French Elections, 1973

February 14, 1973

Report Outline
Resurgence of the Political Left
Controversial Nature of Gaullism
New Directions for the Fifth Republic
Special Focus

Resurgence of the Political Left

Sagging Popularity of Gaullists Prior to Elections

France once again is in a state of political uncertainty. For the first time in 15 years there is a conceivable alternative to a Gaullist government. The French parliamentary elections, a “primary” March 4 and a run-off March 11, are the first such electoral contests to be held since Charles de Gaulle stepped down as president in 1969. The Gaullists and their allies are torn by dissension and plagued by disclosures of scandals in high places. The opposition, led by a coalition of Communists and Socialists, has been chanting that it's time for a change. To judge from a steady succession of public opinion polls, France could be heading for a leftist government and a consequent constitutional crisis. While many commentators doubt that this will actually happen, the Gaullists are running scared.

The Gaullists were shocked last December when the respected Sofres poll indicated that the Union of the Left was being endorsed by 45 per cent of those interviewed—a figure that held steady from then until early February when it rose a percentage point. In the same period the Gaullists lost seven percentage points, down to 38 per cent, while a “third force” of centrist reformers held steady at 14 per cent and extremists on the right edged up to about 3 per cent. Another poll, published in the conservative newspaper &Lcar;Aurore to coincide with the official opening of the campaign on Feb. 12, indicated a slight further gain in the left's popularity at the Gaullists’ expense.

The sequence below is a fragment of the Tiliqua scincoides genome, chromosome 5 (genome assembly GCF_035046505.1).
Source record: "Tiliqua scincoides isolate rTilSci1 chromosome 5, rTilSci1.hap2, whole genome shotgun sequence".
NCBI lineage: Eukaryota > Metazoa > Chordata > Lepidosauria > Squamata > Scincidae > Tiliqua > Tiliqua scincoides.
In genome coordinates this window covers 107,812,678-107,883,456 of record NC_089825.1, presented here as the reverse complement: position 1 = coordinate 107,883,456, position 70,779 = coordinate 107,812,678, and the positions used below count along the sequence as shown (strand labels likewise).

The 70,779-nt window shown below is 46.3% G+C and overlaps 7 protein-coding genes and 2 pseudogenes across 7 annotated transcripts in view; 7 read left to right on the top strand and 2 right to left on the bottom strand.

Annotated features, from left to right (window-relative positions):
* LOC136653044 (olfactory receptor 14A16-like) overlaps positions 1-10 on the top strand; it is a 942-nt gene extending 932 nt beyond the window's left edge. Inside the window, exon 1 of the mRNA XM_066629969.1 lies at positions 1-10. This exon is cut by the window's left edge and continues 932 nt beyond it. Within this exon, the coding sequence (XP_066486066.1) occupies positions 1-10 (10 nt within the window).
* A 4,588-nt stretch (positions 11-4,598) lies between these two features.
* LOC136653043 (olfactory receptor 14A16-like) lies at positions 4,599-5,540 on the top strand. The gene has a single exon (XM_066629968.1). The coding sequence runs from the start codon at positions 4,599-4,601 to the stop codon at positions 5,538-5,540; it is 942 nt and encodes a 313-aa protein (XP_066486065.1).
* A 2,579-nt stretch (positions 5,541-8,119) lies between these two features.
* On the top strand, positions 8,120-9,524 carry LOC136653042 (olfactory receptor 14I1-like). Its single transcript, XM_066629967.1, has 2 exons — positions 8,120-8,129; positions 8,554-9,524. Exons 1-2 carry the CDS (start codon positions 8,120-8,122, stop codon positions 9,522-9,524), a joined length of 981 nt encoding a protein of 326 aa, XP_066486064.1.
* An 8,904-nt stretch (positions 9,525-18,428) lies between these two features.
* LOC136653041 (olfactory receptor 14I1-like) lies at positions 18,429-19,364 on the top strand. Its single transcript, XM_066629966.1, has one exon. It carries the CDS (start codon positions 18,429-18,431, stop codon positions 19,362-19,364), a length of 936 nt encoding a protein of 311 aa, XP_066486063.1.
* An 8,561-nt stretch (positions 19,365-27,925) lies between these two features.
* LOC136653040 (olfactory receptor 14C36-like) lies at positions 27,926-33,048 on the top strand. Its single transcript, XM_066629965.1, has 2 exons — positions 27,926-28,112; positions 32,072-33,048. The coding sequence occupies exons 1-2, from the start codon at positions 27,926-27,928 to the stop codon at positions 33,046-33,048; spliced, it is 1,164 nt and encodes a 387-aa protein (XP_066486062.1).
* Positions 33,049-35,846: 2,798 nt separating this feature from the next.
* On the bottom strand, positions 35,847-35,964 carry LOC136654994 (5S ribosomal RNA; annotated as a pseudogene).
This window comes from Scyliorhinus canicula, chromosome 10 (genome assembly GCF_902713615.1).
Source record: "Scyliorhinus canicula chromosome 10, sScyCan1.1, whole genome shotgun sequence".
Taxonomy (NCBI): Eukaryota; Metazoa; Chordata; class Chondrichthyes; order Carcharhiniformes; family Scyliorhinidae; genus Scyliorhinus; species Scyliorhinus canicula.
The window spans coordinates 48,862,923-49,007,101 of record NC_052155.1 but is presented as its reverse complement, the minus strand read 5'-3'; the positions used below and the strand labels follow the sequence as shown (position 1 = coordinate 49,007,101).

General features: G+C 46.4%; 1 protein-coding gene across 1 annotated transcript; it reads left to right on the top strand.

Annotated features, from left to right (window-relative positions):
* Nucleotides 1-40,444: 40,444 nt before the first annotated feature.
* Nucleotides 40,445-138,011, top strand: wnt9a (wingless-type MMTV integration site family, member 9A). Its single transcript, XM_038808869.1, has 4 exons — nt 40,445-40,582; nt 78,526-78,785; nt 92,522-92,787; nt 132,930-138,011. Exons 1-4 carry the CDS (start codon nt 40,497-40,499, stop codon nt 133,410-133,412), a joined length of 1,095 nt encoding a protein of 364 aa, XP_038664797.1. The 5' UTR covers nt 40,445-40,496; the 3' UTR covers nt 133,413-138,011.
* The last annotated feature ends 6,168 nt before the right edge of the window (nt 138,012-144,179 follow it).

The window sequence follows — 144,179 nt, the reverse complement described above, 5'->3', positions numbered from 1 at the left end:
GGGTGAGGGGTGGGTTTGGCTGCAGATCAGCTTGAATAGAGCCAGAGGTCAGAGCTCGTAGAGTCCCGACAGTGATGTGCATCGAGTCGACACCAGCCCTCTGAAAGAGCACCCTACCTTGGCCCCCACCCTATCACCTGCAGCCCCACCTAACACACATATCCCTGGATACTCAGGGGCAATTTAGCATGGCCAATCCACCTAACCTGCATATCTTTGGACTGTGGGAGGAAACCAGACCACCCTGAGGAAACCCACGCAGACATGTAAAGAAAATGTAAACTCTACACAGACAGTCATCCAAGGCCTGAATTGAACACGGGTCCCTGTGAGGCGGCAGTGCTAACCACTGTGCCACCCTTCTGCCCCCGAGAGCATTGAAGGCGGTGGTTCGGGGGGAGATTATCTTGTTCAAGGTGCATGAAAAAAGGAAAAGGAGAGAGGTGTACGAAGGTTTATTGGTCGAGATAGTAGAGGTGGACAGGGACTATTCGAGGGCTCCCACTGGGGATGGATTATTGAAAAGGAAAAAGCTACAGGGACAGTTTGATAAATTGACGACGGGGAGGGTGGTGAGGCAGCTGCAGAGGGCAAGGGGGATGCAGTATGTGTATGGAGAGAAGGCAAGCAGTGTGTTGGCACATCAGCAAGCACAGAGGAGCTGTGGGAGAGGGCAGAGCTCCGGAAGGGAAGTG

Le Figaro, a Parisian daily which usually tries not to upset its solid, middle-class readership, said in a recent editorial that “the position of the majority continues to deteriorate while that of the left-of-center opposition gathers strength.” In an in-depth study of the state of the nation, two Figaro journalists who had spent four months visiting every part of France, concluded that the voters had become distrustful of their elected representatives and of the entrenched position of the Gaullists.

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